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Lessons from Old Stones 

A Christmas Week Wish

My school was founded in 1553. The school song explains:

When bluff King Hal had reigned awhile,
The monks were forced to quit our isle.
His son King Edward on the throne,
The Priory Hall became our own.

King Hal was Henry the Eighth, who ruled England from 1509-47. In 1533, he famously broke with the Pope in Rome in retaliation for not being allowed to divorce Catherine of Aragon to marry his new lover, Anne Boleyn, later the mother of Queen Elizabeth the First. (Coincidentally, my first office at Plymouth University, where I used to teach, was in the building where Catherine spent her first night in England, after arriving from Spain and before she traveled up to London to meet her future royal husband.)

Following the break from Rome, and his self-installation as head of the new Church of England, Henry attacked the power of the Catholic hierarchy in England by dissolving the monasteries, destroying many wonderful medieval buildings and works of art, and banishing monks and nuns to foreign countries.

At Henry's death, his son Edward acceded to the throne when only nine years old. A sickly youth, he died six years later, but not before issuing the royal proclamation that founded my school in the converted church priory of my hometown, creating an institution, King Edward VI School, that bears his royal name to this day. My brother studied there before me, and my son after me.

The original school buildings nestled into the town walls, next to the towering parish church -- constructed in 1450 from deep red local sandstone -- that dominates the skyline of Totnes, set in the valley of the River Dart in southwest England. Schoolchildren have assembled within that sacred space for more than 20 generations, to celebrate special feast days, holidays and school events. In my day, we would march in procession from the newer school buildings in a faded 18th-century mansion, up the main street, beneath the gatehouse in the walls and into the upper town, where the church sits slightly back from the commercial bustle of the street.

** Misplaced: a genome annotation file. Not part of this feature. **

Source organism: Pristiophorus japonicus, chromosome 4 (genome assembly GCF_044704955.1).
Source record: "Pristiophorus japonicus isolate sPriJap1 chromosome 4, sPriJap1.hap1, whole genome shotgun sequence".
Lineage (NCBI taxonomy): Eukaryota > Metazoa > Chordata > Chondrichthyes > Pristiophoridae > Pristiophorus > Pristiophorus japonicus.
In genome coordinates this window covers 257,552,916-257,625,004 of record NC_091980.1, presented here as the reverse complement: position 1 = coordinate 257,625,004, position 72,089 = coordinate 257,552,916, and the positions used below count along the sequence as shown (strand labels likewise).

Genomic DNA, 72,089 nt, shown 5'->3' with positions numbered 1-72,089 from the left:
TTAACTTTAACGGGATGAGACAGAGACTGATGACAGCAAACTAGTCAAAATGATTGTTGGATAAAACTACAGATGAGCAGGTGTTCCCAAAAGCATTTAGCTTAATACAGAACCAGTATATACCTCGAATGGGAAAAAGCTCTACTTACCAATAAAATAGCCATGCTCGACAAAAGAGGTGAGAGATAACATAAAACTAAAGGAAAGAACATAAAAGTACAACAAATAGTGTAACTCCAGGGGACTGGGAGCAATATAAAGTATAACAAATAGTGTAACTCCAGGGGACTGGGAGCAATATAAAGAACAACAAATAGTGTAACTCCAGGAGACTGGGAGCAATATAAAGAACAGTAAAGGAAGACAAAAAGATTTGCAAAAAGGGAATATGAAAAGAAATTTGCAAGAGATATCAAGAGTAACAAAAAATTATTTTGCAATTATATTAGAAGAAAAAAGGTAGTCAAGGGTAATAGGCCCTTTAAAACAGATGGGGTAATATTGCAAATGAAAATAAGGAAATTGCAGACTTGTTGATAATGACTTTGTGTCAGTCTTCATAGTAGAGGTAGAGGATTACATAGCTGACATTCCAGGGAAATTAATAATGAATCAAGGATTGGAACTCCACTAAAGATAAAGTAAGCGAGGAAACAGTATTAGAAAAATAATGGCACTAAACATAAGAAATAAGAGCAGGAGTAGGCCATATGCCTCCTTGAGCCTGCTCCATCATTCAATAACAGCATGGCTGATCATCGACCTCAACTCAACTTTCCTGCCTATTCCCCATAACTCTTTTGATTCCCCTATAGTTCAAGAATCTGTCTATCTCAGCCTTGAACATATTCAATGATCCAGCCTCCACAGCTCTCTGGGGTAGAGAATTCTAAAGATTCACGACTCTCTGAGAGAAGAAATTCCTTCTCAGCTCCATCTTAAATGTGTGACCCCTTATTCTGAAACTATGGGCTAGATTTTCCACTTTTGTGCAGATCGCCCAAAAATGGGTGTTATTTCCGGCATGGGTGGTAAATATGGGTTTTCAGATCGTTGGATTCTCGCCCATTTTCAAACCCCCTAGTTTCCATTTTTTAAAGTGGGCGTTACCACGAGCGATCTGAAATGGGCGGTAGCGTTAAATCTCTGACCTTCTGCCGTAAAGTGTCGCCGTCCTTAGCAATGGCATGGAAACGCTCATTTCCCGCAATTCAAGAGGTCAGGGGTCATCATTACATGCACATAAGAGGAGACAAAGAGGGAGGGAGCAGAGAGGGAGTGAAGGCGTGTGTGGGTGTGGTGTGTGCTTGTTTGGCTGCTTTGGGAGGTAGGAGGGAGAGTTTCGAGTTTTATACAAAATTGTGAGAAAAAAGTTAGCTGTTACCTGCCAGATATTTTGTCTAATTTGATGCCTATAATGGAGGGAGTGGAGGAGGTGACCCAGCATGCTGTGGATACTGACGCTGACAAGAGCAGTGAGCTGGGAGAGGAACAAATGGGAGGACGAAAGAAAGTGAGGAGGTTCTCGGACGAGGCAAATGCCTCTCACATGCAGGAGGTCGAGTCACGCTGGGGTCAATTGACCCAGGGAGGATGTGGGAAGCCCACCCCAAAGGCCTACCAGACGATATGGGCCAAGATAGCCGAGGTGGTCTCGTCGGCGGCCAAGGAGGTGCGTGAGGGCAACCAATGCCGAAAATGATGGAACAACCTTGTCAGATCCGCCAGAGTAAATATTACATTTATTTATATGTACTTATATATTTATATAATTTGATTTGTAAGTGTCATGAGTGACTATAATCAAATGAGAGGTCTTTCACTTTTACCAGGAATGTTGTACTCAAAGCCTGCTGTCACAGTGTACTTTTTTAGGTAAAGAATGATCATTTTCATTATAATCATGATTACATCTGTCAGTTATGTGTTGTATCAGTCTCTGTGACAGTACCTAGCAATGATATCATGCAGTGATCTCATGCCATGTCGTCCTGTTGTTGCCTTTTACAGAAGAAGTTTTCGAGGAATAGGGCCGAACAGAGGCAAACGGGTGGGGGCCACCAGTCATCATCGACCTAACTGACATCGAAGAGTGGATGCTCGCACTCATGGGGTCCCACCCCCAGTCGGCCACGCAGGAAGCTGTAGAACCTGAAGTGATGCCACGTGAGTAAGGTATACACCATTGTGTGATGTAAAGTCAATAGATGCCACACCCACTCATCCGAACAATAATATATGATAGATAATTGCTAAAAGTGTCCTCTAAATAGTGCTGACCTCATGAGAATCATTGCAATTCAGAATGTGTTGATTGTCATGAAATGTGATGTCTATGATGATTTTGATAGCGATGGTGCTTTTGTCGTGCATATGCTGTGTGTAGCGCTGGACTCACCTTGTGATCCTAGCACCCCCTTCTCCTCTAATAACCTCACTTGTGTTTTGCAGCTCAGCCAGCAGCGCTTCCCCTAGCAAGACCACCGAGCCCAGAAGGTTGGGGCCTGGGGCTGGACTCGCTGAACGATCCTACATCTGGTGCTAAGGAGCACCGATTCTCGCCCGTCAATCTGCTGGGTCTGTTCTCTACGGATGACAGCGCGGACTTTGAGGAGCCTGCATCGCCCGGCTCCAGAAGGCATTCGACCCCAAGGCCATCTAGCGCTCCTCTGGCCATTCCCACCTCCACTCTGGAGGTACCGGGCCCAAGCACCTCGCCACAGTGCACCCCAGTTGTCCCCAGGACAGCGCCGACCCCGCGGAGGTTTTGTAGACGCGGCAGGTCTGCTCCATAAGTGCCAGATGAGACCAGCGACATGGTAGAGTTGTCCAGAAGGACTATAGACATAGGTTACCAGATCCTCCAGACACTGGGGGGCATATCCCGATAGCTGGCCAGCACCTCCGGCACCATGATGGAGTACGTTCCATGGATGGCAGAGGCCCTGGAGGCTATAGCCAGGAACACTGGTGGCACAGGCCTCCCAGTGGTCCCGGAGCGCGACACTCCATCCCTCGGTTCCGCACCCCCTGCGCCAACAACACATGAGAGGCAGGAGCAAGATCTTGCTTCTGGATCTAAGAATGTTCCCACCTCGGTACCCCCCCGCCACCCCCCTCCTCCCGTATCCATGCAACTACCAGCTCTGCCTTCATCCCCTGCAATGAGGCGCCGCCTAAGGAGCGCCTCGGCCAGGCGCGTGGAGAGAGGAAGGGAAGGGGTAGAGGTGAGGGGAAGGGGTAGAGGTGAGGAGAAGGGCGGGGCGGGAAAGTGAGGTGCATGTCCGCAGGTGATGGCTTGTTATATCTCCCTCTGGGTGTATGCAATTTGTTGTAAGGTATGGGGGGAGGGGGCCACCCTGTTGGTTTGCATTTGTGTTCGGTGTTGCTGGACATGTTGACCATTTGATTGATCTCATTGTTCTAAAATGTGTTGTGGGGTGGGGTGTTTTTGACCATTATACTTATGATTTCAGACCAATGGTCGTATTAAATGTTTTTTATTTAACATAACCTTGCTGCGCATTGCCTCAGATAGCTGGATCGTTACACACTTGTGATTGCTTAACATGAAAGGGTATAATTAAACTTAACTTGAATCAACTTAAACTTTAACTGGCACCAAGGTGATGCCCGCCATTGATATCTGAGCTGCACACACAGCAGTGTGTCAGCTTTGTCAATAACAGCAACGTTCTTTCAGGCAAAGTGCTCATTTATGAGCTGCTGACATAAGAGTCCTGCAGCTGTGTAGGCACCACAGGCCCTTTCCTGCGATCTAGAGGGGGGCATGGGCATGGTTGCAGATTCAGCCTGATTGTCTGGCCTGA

Under its vaulted roof we would read the lessons of the day and sing the chosen hymns, the pews filled with the whole school community -- 300 high school boys from ages 11 to 19, and 20 teachers. This intimate integration of a state-run school with the established religion was unremarkable to us. For most of us it was the only time we ever entered a church, as religion in post-war Europe faded in importance.

Everything was neat and orderly, and especially at Christmas the old stones glowed with the magical romanticism of the season. As we bellowed out the carols, we were only dimly aware from our history books of the violence and murder done in our land in the name of Jesus.

After the death of the teenage King Edward, his sister, Mary Tudor, seized power, summarily executing the king's mother, Jane Seymour, and other nobles loyal to the dead youth. In contrast to the Protestant leanings of her father, King Henry, and half-brother Edward, the new Queen Mary was a staunch Roman Catholic who repealed all Protestant laws, and attacked Protestant clergy in a spate of savage revenge. In one awful scene at Oxford in 1555, bishops Cranmer, Latimer and Ridley were burned at the stake for heresy, their chief crime having been publishing new Anglican prayer books for the use of common people in church services. All told, "Bloody Mary," as she became known, incinerated more than 300 Protestants who refused to accept Catholicism in her five-year reign of terror.

Upon her death in 1558, Mary was succeeded by her 25-year-old half-sister Elizabeth, who became one of England's greatest rulers. While avoiding the bloody persecutions of her predecessor, Elizabeth reinstated Protestantism as the state religion, but in doing so stirred up Catholic resentment that festered for centuries -- and still exists in modern-day Northern Ireland. Her pragmatic attitude to religious doctrine as state policy also offended radical Protestants, the "Puritans," who felt that Elizabeth's mandatory version of Protestantism was infected by too many "popish" elements, such as decorated church interiors and organ music. We all know where those disaffected Puritans ended up.

The stone buildings and streets of Totnes, and my extended family's home city of nearby Plymouth, bore witness to these turbulent times, and when I visit these places today, I feel more connected to these historical passions and currents than when I lived there. I'm appalled at the horrors committed in the name of religion, particularly by those who have wanted to create government policy in the image of their personal religious beliefs. At the joyous time of Christmas and Hanukkah celebrations, let's take a serious vow to oppose any politicians, Christian, Muslim or Jewish, who seek to use the power of government to promote their own, exclusive view of God.

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